Day 14:

“To teach in a manner that respects and cares
for the souls of our students is essential if we
are to provide the necessary conditions where
learning can most deeply and intimately begin.”

bell hooks

In 1954, the United States Supreme Court’s decision in Brown v. Board of Education effectively dismantled the legacy of Jim Crow. The Justices ruled unanimously that racial segregation of children in public schools was unconstitutional. Unfortunately, progress is reversible. Even schools that were successfully desegregated are again racially segregated.

Today, more than half of the nation’s school-age children are in racially concentrated districts in which over 75% of students are of the same race, and districts are further segregated by income. In fact, economic segregation and racial segregation have intensified the educational disparities between the rich and the poor, and the Black and the White.

This is true nationally as well as in Northwest Louisiana. Of the 92,372 students enrolled in all of the Northwest Louisiana public schools (Bienville, Bossier, Caddo, Claiborne, De Soto, Natchitoches, Red River, Sabine, Webster and Winn Parishes) nearly 60% are students of color and 63% of these students are eligible for free and reduced lunch. Educational inequities remain one of the main barriers to equality for all.

In northwest Louisiana, white students are 4 times as likely to be enrolled in a Gifted and Talented programs, representing over 70% of the Gifted and Talented student population.

TODAY’S CHALLENGE: Do one or more of the following…


Watch How America’s Public Schools Keep Kids in Poverty, a TED Talk with Kandice Sumner. “We sit and we keep banging our heads against this term —’achievement gap’…I think we, as Gloria Ladson-Billings says, should flip our paradigm and our language and call it what it really is. It’s not an achievement gap; it’s an education debt, for all of the foregone schooling resources that were never invested in the education of the Black and Brown child over time.” (13:42)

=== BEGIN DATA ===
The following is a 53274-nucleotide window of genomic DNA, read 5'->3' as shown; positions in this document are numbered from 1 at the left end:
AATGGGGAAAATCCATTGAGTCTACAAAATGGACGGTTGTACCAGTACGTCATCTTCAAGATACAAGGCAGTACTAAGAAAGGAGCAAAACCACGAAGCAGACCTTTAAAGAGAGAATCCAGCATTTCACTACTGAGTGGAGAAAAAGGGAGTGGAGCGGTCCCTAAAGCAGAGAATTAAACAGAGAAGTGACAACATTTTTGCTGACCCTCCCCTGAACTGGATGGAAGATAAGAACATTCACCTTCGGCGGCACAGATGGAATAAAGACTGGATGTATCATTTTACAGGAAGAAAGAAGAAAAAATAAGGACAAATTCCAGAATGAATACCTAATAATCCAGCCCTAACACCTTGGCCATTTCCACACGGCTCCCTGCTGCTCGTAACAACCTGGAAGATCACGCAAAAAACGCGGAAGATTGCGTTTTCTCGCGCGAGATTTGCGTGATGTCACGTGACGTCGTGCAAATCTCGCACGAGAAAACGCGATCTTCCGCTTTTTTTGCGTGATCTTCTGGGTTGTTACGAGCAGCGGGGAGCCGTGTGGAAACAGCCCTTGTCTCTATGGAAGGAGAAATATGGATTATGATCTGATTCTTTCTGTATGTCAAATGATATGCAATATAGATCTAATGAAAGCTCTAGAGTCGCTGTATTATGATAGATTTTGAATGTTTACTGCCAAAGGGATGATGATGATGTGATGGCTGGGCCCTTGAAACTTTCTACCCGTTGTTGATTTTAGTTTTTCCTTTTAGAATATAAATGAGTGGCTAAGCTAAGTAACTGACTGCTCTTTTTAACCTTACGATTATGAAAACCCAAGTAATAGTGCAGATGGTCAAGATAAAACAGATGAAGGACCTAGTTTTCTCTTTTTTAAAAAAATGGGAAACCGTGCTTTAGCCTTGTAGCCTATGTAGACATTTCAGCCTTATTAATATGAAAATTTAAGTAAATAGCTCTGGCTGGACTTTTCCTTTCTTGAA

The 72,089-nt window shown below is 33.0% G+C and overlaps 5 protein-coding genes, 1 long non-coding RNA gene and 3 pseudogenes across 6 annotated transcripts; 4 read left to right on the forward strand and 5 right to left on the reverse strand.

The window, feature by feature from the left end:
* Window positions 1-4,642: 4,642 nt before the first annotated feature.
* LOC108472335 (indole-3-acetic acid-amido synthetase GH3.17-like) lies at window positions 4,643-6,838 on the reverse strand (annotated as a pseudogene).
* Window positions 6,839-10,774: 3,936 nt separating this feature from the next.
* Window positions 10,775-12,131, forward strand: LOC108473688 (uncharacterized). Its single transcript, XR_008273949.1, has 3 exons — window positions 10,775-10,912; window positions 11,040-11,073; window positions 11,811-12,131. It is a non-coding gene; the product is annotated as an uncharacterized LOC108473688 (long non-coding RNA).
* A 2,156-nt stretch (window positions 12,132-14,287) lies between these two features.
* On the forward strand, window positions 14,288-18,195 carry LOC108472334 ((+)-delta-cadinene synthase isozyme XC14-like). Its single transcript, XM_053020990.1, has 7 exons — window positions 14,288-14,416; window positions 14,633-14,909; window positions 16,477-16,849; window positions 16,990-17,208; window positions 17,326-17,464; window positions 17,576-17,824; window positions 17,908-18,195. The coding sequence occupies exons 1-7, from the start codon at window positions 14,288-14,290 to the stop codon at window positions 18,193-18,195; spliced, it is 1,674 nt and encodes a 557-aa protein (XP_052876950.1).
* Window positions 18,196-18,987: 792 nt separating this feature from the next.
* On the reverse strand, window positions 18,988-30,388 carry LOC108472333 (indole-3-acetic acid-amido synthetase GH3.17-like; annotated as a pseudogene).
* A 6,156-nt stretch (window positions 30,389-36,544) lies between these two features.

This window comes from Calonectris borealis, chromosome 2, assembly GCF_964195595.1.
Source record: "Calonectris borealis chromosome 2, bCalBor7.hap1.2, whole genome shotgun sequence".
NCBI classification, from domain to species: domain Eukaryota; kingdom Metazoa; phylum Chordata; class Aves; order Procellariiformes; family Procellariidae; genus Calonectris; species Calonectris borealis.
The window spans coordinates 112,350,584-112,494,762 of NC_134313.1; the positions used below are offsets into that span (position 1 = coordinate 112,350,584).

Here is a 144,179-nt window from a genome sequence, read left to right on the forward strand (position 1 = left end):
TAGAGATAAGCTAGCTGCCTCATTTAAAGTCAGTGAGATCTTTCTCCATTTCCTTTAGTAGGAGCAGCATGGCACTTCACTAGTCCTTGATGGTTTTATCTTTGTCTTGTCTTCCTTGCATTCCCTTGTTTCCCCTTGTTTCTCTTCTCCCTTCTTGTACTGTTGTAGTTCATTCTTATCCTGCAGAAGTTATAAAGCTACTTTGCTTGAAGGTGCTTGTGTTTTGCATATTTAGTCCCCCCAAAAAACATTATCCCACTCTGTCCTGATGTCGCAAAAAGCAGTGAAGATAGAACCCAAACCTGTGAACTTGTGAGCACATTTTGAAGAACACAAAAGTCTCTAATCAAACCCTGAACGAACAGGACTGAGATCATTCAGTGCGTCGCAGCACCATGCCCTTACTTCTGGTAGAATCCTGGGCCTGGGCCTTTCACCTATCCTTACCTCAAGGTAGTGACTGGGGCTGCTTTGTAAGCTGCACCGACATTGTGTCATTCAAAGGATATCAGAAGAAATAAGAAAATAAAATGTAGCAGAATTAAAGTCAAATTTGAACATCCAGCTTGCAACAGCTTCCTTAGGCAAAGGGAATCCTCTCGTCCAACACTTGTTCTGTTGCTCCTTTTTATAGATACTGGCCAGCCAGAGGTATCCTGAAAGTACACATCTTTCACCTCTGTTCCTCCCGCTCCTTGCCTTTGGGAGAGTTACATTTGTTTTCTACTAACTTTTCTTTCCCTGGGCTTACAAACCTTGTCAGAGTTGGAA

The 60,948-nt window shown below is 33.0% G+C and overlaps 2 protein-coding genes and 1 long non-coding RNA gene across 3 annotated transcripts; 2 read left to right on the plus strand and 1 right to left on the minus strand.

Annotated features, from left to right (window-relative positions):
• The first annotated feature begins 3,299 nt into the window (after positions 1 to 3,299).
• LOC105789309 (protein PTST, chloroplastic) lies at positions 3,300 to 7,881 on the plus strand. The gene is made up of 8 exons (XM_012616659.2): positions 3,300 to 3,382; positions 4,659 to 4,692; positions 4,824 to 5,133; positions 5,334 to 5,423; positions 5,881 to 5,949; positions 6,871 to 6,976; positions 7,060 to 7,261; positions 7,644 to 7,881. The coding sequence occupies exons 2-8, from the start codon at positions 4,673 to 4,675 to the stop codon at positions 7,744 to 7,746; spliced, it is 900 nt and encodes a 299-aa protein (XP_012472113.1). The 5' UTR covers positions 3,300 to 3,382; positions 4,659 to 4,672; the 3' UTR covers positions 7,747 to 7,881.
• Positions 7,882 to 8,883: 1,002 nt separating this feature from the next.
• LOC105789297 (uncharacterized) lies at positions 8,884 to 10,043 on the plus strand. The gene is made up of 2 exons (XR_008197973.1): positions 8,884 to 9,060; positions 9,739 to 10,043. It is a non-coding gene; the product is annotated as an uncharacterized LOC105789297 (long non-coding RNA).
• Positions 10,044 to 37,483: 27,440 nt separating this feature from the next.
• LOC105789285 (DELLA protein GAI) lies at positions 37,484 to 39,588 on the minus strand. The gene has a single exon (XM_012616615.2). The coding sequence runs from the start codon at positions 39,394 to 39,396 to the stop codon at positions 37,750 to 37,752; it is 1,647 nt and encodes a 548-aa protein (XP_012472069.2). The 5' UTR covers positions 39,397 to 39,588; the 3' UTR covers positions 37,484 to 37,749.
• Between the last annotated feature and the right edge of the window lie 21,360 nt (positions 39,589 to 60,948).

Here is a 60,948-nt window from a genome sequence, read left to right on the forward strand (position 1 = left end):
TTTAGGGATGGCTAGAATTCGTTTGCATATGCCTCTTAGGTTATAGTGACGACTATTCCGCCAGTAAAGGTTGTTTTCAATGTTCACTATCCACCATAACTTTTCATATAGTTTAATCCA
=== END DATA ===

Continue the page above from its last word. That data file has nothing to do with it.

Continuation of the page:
During this time when students and teachers must adapt to distance learning, it’s especially important to prepare students to be independent learners. Find out more by listening to Apollo 13’ing it with Zaretta Hammond, an episode of Vrain Waves: Teaching Conversations with Minds Shaping EducationZaretta Hammond, author of Culturally Responsive Teaching and the Brain, explores the importance of independent learning, along with what relationship-building really means and how educators can be more effective collaborating with families. (Full episode with introduction is 49:05 or start with her interview at 6:10.)


Make a commitment to learn about what it truly means to be anti-racist AND make the commitment to engage in anti-racist behavior. Whether you’re an educator or not, find some helpful ideas in How to Be an Antiracist Educator, by Dena Simmons.


Read The Black Male Teacher Experience, by Willie Williams, Jr., a book that details the life of a Black male teacher who is not only trying to educate and make a better life for the students around him, but is also attempting to remain true to who he is.


Capture what you learned by journaling your thoughts and feelings about today’s content. Click below to download a free journal page for today.


CONVERSATION PIECE: Art Addressing Equity

Artist: Norman Rockwell   •   Title: The Problem We All Live With

A special thanks to the Norman Rockwell Museum for providing this art.